Today’s market environment has its share of challenges and opportunities.
For instance, Neil Bentley, Director of Marketing for BASF’s U.S. crop business, says some of the headwinds farmers are facing include:
- Stronger U.S. dollar
- Higher interest rates
- Increased competition from the Black Sea and Latin America
On the flip side, Bentley says a few tailwinds are also in place:
- Stable U.S. economy
- Historically low debt-to-equity levels
- Strong domestic market for grains
Farmers must focus on good and purposeful business planning to be successful in this environment, says Bentley who spoke at the 2016 Commodity Classic, which is taking place this week in New Orleans.
Now more than ever, farmers need to manage risk to survive these trying times, says Bret Gloy, Purdue University ag economist and Nebraska farmer.
He offers these strategies:
- Stay laser-focused on costs. Gloy suggests looking at your big-ticket variable expenses, such as equipment, land and rents. A small reduction in any of those equals major savings.
- Manage working capital. Understand how quickly your assets can be converted to cash and how that affects your bottom line. Gloy encourages farmers to realistically calculate the risk of having unpriced grain in storage. You may need to make sales this spring to cover input costs.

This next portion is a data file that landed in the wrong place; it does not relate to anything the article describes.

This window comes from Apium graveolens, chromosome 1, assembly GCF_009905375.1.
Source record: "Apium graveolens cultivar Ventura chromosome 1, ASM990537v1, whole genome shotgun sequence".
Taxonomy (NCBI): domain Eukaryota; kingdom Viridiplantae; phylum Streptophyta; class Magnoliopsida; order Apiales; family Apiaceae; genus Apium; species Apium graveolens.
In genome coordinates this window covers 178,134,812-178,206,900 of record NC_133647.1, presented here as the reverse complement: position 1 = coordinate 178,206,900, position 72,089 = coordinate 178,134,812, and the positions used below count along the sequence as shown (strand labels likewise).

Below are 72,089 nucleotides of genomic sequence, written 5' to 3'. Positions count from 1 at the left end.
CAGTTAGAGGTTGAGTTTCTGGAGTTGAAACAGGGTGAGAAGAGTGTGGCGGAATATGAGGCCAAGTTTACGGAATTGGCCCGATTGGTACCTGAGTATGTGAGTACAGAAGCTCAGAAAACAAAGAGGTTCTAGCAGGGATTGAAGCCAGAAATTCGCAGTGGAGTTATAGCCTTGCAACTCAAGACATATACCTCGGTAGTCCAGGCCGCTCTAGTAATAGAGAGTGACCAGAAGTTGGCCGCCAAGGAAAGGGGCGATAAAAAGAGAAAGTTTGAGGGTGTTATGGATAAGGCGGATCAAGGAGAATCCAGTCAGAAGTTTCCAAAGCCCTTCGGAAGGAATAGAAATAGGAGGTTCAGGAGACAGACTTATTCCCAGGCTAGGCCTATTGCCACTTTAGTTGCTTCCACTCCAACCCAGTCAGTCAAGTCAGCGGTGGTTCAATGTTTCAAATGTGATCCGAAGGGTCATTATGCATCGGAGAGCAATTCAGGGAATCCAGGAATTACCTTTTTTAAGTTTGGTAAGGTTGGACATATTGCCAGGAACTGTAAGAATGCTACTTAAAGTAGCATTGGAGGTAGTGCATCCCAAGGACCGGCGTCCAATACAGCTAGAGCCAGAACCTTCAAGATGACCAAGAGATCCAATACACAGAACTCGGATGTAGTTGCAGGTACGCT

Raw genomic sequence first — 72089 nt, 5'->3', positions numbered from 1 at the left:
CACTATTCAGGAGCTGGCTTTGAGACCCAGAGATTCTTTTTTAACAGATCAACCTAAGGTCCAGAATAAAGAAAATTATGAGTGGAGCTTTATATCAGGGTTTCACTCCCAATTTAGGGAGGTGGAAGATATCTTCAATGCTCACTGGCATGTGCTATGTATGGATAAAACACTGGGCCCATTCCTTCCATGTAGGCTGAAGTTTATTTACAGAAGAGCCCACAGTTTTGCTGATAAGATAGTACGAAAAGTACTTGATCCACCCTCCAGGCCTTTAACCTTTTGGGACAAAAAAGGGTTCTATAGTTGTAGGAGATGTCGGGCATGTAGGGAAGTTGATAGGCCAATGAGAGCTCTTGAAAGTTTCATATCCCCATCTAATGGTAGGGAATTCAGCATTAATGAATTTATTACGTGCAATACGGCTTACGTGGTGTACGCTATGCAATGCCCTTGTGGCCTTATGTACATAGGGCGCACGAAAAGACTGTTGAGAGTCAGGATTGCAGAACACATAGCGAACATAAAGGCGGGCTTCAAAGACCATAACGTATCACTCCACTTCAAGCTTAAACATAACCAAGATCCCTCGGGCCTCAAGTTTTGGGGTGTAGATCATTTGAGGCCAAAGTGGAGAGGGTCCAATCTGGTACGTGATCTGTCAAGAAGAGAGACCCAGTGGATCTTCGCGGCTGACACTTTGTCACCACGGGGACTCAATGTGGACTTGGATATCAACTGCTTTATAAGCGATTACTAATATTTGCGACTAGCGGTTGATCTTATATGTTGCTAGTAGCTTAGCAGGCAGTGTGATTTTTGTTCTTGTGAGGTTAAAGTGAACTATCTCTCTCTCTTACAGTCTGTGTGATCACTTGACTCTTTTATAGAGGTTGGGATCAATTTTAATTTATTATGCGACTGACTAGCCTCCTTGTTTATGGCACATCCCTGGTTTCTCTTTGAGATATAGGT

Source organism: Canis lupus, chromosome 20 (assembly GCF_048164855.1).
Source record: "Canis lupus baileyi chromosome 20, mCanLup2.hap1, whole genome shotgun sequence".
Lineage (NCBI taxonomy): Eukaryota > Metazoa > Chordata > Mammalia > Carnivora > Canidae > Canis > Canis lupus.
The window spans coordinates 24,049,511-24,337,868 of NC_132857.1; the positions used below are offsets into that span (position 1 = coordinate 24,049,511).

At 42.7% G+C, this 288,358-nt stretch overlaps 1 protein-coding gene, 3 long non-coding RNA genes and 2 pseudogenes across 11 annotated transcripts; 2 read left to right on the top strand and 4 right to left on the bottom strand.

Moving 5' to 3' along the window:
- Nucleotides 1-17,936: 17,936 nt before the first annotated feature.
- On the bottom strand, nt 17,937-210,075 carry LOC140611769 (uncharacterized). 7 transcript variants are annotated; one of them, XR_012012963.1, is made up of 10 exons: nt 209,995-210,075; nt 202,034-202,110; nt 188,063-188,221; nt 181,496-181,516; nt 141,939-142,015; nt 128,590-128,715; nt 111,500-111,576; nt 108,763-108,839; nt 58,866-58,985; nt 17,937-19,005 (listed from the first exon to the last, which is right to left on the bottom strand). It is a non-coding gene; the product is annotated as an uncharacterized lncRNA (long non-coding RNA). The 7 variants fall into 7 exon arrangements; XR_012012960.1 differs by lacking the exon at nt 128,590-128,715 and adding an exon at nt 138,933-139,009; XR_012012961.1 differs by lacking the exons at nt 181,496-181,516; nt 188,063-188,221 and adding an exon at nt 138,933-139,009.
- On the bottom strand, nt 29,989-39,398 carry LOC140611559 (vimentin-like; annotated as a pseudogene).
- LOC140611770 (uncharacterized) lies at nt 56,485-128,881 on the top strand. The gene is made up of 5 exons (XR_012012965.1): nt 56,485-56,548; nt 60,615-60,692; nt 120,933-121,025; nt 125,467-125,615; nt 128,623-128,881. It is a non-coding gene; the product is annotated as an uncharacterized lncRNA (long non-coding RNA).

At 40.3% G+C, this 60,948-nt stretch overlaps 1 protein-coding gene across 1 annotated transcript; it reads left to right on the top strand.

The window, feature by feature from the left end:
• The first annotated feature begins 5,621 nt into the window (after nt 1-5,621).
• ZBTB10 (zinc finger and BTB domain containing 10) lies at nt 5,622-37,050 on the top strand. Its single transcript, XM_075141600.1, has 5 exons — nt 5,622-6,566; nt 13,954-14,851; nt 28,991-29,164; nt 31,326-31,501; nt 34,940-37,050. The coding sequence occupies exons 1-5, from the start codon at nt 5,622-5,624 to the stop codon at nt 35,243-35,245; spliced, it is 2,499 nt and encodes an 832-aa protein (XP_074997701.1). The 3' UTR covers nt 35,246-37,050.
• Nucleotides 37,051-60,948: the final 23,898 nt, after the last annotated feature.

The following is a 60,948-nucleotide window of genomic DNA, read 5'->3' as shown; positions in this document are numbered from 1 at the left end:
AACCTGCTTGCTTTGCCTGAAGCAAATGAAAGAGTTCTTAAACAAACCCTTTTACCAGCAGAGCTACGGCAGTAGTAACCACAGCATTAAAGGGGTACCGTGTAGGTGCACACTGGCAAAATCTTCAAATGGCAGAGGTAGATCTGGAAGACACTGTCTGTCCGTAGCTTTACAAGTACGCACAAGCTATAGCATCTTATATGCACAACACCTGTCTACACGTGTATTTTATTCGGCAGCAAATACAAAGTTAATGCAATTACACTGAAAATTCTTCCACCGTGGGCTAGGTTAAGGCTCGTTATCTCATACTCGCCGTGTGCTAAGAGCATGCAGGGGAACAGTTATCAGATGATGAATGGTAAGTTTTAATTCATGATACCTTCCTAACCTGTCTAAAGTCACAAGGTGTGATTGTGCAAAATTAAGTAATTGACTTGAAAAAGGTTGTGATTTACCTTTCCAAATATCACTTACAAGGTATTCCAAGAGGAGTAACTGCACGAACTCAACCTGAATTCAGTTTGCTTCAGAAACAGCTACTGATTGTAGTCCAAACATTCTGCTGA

- Pay attention to debt repayment capacity. Look at how much of your income generation is relative to your repayment capacity. “In this environment, it makes sense to finance a little longer,” Gloy says.
- Pursue “good deals” with discipline. Have clear priorities for your operation, Gloy says and then use discipline to only take good deals on land, equipment or other opportunities.
- Scout and crunch. Don’t go dark on your crop and market plans after planting—get out in the fields and crunch your numbers. “An extra hour to managing your crop is a good investment in this environment,” he says.
- Manage relationships. To spread out costs during tight margins, consider investing in technology and other systems with other farmers.
- Don’t forget about price risk. “It’s not fun watching the grain markets as they crank lower every day,” Gloy says. “A lot of people just shut off.” Instead of making that mistake, pay attention and be ready to pull the trigger when prices are close to your breakeven costs.
- Manage risk beyond crop insurance. Succession and estate planning help reduce risk as much or more than crop insurance, Gloy says. If somebody left your operation today, do you have someone who could fill in? Fix any gaps with training and backup plans.
- Consider alternatives. Today’s times call for creative thinking when it comes to leases, equipment, crop rotations and business structure. Think outside of the box for ways that could help your bottom line.